Last week, New Albany’s mayor emerged from the bunker and sniffed the air.
He had five council votes in the bag, and in the absence of something approximating integrity suddenly infusing one of these captive sycophants, his greatest passion would be fulfilled.
Jeff Gahan would stick it to his county government enemies, all the while pretending his power play had something remotely to do with historic preservation — the sort of ruse sure to attract “useful idiots” (Uncle Joe Stalin’s words, not mine) to the lickspittling deception at hand.
Reassured, Gahan committed an act of perverse rarity: he deigned to appear at a council meeting so that the Reisz Five could kiss his ring in full public view.
Of course, Gahan got his plush self-referential palace of government at a cost of only $10 million (so far), increasing the space of city employees in terms of elbow room, and blessedly relieving the purely nauseating concerns of David Barksdale, who openly referred to “inhumane” working conditions in functional and air-conditioned offices, where operatives like Mike Hall — publicly referred to as Director of City Operations, but officially paid $48,382 and 40 cents per year as “aide” for the Board of Works — don’t seem to be languishing in cages of the sort used to house children on the Mexican border.
Meanwhile, there is no recorded instance of Gahan, Hall or star frat boy poseur David Duggins publicly discussing the issues raised in this piece from WFPL.
That’s $10,000,000 for government, and an unprecedented public appearance at a pre-rigged meeting, but neither the political capital or actual money expended to tackle social issues that affect ordinary people.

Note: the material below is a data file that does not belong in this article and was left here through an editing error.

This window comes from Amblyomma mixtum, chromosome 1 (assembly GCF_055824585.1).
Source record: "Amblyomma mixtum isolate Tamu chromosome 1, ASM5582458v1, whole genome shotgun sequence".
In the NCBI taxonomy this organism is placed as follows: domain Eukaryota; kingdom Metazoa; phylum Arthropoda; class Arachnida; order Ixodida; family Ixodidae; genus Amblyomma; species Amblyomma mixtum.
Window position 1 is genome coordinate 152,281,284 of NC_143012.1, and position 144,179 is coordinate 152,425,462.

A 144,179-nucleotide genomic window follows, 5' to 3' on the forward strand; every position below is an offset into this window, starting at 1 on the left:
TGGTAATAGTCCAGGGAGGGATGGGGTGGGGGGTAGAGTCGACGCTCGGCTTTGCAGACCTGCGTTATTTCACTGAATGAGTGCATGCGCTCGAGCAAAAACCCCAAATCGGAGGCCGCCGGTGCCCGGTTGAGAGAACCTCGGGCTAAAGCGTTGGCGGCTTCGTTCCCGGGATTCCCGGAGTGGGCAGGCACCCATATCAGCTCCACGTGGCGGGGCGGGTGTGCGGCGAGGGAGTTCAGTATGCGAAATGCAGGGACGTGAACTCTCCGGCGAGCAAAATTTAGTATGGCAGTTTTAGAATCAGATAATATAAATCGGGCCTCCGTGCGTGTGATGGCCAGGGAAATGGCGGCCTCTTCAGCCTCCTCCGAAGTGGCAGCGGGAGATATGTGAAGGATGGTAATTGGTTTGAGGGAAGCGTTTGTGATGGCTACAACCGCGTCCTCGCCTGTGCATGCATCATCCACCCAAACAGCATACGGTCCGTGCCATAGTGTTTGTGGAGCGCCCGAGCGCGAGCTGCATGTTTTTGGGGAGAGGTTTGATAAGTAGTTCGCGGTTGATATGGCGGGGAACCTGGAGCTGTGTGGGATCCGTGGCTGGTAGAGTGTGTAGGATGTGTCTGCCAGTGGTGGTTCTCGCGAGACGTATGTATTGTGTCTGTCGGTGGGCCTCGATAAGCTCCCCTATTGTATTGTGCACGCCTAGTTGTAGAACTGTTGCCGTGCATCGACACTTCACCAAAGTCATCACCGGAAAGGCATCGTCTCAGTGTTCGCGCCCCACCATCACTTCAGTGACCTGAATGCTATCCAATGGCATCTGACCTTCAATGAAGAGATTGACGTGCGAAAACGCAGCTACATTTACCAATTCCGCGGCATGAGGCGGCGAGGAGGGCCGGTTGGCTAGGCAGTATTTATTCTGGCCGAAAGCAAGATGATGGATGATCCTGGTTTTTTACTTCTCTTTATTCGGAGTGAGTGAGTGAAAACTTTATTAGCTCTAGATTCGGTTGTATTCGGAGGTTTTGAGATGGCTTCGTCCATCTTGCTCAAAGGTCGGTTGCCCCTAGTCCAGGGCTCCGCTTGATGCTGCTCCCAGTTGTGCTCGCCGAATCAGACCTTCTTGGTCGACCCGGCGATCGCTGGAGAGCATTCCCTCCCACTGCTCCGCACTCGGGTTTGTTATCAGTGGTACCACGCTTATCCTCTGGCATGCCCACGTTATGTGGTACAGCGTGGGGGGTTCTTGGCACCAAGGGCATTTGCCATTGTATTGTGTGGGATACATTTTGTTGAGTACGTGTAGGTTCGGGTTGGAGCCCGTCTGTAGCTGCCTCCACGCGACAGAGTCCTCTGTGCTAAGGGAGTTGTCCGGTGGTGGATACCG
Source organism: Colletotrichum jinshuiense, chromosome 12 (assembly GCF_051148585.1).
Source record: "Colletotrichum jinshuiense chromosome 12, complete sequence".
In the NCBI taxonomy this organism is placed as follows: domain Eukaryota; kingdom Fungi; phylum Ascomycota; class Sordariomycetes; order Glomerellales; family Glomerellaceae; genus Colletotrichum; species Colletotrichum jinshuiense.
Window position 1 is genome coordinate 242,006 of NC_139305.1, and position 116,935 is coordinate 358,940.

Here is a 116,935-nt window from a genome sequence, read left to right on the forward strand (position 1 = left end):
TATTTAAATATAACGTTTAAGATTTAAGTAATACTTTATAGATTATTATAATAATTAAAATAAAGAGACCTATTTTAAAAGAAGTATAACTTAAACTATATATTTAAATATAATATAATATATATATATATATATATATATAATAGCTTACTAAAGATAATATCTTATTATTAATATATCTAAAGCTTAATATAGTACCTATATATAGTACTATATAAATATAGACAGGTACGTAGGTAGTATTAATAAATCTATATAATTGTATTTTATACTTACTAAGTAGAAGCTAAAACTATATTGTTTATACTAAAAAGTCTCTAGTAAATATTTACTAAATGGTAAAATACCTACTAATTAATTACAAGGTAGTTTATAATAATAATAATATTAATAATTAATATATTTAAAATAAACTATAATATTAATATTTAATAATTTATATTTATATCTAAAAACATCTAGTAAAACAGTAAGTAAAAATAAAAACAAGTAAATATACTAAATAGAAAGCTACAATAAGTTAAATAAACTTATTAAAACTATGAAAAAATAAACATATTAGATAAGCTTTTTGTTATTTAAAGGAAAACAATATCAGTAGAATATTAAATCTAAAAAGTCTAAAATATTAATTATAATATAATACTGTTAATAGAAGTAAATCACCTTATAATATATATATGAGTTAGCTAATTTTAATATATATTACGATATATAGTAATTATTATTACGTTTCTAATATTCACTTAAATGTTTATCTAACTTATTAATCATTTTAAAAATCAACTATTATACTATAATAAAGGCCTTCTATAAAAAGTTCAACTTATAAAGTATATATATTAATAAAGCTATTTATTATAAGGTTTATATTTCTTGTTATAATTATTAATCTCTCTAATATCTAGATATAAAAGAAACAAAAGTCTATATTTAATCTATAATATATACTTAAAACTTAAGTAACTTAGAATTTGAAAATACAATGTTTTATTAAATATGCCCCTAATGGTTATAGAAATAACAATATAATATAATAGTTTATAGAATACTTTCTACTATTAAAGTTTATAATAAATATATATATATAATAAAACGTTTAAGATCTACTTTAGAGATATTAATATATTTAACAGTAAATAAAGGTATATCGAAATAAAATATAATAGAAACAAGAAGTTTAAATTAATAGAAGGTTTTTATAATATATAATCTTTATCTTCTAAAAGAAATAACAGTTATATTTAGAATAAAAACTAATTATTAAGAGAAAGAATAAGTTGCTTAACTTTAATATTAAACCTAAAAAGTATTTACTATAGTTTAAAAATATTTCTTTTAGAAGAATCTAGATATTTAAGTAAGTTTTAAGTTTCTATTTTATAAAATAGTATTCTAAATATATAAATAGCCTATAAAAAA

Gahan and the Reisz Five: Buildings, not humans. Luxury, not affordable housing. Working conditions for clerks, not help for actual workers unable to find a place to live.
It’s sickening, and it never changes.
If anything, the disconnect gets ever wider, as elected officials like Barksdale micro-manage IKEA furniture placements on downtown street corners, but when asked to state a viewpoint aloud about Gahan’s public housing demolitions, abruptly find their get up and gab done got up and went.
Or “spent” — as in someone else’s money.
Imagine any of them debating this topic in a genuine open public forum — but silly me. It’s only 2018, and they needn’t begin conniving to duck face-to-face meetings with their critics until February or March, 2019, at the very earliest.
The Reisz Five has unwittingly offered us a watershed moment. The stench of corruption is to thick to ignore. In the unlikely event that Denton Floyd actually completes Gahan’s bright, shiny showcase campaign object in time for it to be used as a stump speech prop, we should have the counter-demonstration ready and waiting.
Because in New Albany, we have our own resistance to consider. Let’s work together to topple the tinhorn.
Instability Grows As Louisville Eviction Rate Doubles National Average, by Jacob Ryan and Alexandra Kanik (WFPL)
The issue of eviction is more nuanced than rent payments and lease contracts, said Lavar Edmonds, a research specialist at Princeton University’s Eviction Lab.
“It’s an affordable housing issue,” he said. “Incomes just are not keeping up with rent prices.”
Residents burdened by high rent costs must often make choices between food, clothes, health care and housing, Edmonds said.
Families that spend more than 30 percent of their income on housing are considered by the U.S. Department of Housing and Urban Development to be rent burdened.
“There is a voided cost in preventing an eviction,” Hinko said. “Keeping people in place, in a decent place that they can afford with the wages they make, really has to be a number one priority.”